Tuesday, January 2, 2007

Welcome to my Blog

Welcome to my blog! Thank you for reading this, my first entry. My purpose in this initial posting is to explain why I have chosen the name "On the Jericho Road" for the blog. There are two reasons, one sentimental and one practical.

First, the sentimental reason: I selected the name as a tribute to my father, the late Champ Ruffin. My father was born in 1921 and died in 1979. In those intervening 58 years he lived a good life. I learned a lot from him in the twenty years that I had him with me and no doubt the things that he taught me will crop up over and over in my reflections. Sometimes I will know that he is the source of what I am saying and I will give him credit; at other times his heart and mind will come out in me as naturally and as unconsciously as some of his facial expressions show up in my visage. One of the things that he and I share is a love for music that is not matched by any discernible musical talent. Although Daddy could not read music he was the song leader in our rural church for many years. He loved to sing. He particularly loved Southern gospel music. One of the songs that he sang all the time as he piddled at home or as he drove or as he worked in his garden was called “On the Jericho Road.” I can still hear him singing “On the Jericho Road, there’s room for just two, no more and no less, just Jesus and you.” So, I have named my blog On the Jericho Road in honor of my father.

Second, the practical reason: I selected the name because it does a good job of summarizing what I hope to address in my postings. The Parable of the Good Samaritan is set on the road to Jericho. In that parable, a man is beaten and left for dead by robbers. A couple of religious leaders see him but pass by on the other side; a Samaritan stops and helps him. The scenario of the parable informs the approach that I hope to take in this blog. As we go along in the life of faith, we witness and participate in all kinds of events that impact the lives of people. In the light of those events we have to make decisions about how we will respond or not respond; we have to decide what we think and then we have to act in accordance with the decisions that we make. Our journey is very much a journey along the Jericho Road; it is a journey during which we must face what it means to be a neighbor and to act like a neighbor. That’s what I want to reflect upon, to write about, and to engage in conversation about in this blog: what do we do about the situations and the people that we encounter along the Jericho Road? Sometimes I’ll write about other things that attract my attention, but in the main, such is the direction that I’ll be taking.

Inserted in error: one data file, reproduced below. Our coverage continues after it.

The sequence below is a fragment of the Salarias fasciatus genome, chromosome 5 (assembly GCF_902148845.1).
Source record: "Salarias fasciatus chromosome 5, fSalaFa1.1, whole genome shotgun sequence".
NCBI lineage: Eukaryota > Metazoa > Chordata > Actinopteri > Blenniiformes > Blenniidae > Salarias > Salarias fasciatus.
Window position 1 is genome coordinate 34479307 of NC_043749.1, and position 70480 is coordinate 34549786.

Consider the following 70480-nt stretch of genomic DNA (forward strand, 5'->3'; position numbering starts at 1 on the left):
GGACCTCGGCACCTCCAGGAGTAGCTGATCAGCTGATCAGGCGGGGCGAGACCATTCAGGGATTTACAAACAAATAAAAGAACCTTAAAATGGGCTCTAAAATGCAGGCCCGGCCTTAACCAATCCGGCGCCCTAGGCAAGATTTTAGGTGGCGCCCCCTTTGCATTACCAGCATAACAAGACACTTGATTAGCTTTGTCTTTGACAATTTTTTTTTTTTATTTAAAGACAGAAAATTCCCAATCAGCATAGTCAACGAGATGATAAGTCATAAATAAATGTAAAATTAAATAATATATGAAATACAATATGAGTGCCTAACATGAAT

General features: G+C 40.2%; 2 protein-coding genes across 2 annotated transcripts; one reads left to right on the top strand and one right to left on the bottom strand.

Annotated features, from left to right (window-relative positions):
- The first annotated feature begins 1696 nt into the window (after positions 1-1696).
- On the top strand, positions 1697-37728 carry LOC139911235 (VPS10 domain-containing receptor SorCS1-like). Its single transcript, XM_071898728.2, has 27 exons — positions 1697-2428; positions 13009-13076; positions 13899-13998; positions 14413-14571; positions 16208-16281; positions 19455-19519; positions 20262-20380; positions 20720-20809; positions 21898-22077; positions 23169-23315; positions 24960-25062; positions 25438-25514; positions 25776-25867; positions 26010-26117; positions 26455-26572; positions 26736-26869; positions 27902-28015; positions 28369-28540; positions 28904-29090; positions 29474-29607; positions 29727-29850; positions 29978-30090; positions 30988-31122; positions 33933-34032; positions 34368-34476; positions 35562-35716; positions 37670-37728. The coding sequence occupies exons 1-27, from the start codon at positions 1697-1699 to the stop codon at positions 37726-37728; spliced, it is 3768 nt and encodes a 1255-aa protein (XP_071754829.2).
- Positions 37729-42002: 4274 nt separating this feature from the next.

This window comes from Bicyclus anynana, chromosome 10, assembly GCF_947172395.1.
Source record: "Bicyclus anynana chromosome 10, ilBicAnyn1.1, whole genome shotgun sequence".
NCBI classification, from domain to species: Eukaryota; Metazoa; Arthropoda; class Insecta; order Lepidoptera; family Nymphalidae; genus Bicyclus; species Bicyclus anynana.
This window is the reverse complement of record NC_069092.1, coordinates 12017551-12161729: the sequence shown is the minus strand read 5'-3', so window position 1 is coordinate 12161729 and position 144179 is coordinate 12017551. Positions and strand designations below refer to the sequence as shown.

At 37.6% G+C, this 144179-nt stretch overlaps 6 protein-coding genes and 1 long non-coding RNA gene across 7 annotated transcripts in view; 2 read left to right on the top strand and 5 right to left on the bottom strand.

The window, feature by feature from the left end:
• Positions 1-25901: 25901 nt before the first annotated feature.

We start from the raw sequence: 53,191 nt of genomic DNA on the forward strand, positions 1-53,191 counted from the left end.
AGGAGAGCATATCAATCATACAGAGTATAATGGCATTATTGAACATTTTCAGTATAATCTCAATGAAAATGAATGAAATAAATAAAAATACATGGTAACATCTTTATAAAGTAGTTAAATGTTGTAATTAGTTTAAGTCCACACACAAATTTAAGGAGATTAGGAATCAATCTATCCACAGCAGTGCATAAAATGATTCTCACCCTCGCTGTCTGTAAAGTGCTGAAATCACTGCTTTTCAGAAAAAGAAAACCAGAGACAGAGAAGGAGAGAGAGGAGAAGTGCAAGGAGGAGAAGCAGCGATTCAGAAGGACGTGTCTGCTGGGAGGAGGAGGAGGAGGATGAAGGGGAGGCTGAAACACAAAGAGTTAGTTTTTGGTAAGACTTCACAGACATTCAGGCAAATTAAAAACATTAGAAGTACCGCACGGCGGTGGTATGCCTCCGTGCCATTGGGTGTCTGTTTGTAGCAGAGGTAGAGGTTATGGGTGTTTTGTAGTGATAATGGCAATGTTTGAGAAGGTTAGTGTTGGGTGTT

I look forward to having you share in the journey and the conversation with me.

6 comments:

Alan Mitchell said...

Michael,
This is a great undertaking! I look forward to reading your thoughts. There are so many issues that need to be addressed by "thinking Christians." Thank you for your time and effort.
Alan Mitchell

gdeloach said...

Congrats on your blog. Istarted one about a month ago as a link to FBC Augusta's website. Pay me an electronic visit sometime.

Peace,

Greg DeLoach

Ken Smith said...

I will struggle with you.. I think the average guy in the pew does not have a clue about discipleship and we have a huge task to get them to the point that they will think...but I am excited for you and will be a regular.

sndwd said...

Bravo. Gotta love the internet. I look forward to keeping up.

Chap. (I Lt.) Clark Sneed, US Army

Rio Abajo Rio said...

This is beautiful, heartfelt and deeply moving. Thank you so much for sharing this Wisdom with us. It is a wonderful witness of how love and wisdom expressed to us by our families (first and foremost) help shape the people we become, and even how we continue to grow spiritually and transform throughout life - and how we help others through our actions.

Such influences can also become an inspiration and opening to allow God to work through us more and more, gently guiding us to act as Jesus would.

Deeper yet, the gifts of wisdom, love and compassion we are given by those around us throughout life: those we will encounter on the Jericho Road - if we are open enough to recognize them as such (regardless of packaging), continue to foster our spiritual and interpersonal development as we become closer to God. This in turn, we share with others.

A great example, although many times what really happens is more subtle, is to look at the story behind the movie "Pay it Forward" -it's a book by Catherine Ryan Hyde.

What we put forth into the world has more of an impact than one would think. It may be small, or appear to be nothing at all, but any words we speak, or actions we take, are continued in some manner, through the one (or many)we have just come into contact with.

I am looking forward to visiting your new site again, and hope many others come across it and benefit from the wisdom found here.

In Gratitude and Peace,
Melissa A. Wetmore

http://rio-abajo-rio.blogspot.com

http://there-is-no-fear-in-love.zaadz.com

Ben said...

Dr. Ruffin, Welcome to the blogosphere! I posted about you on mine this evening at http://revisitingmyreligion.blogspot.com

Again, welcome!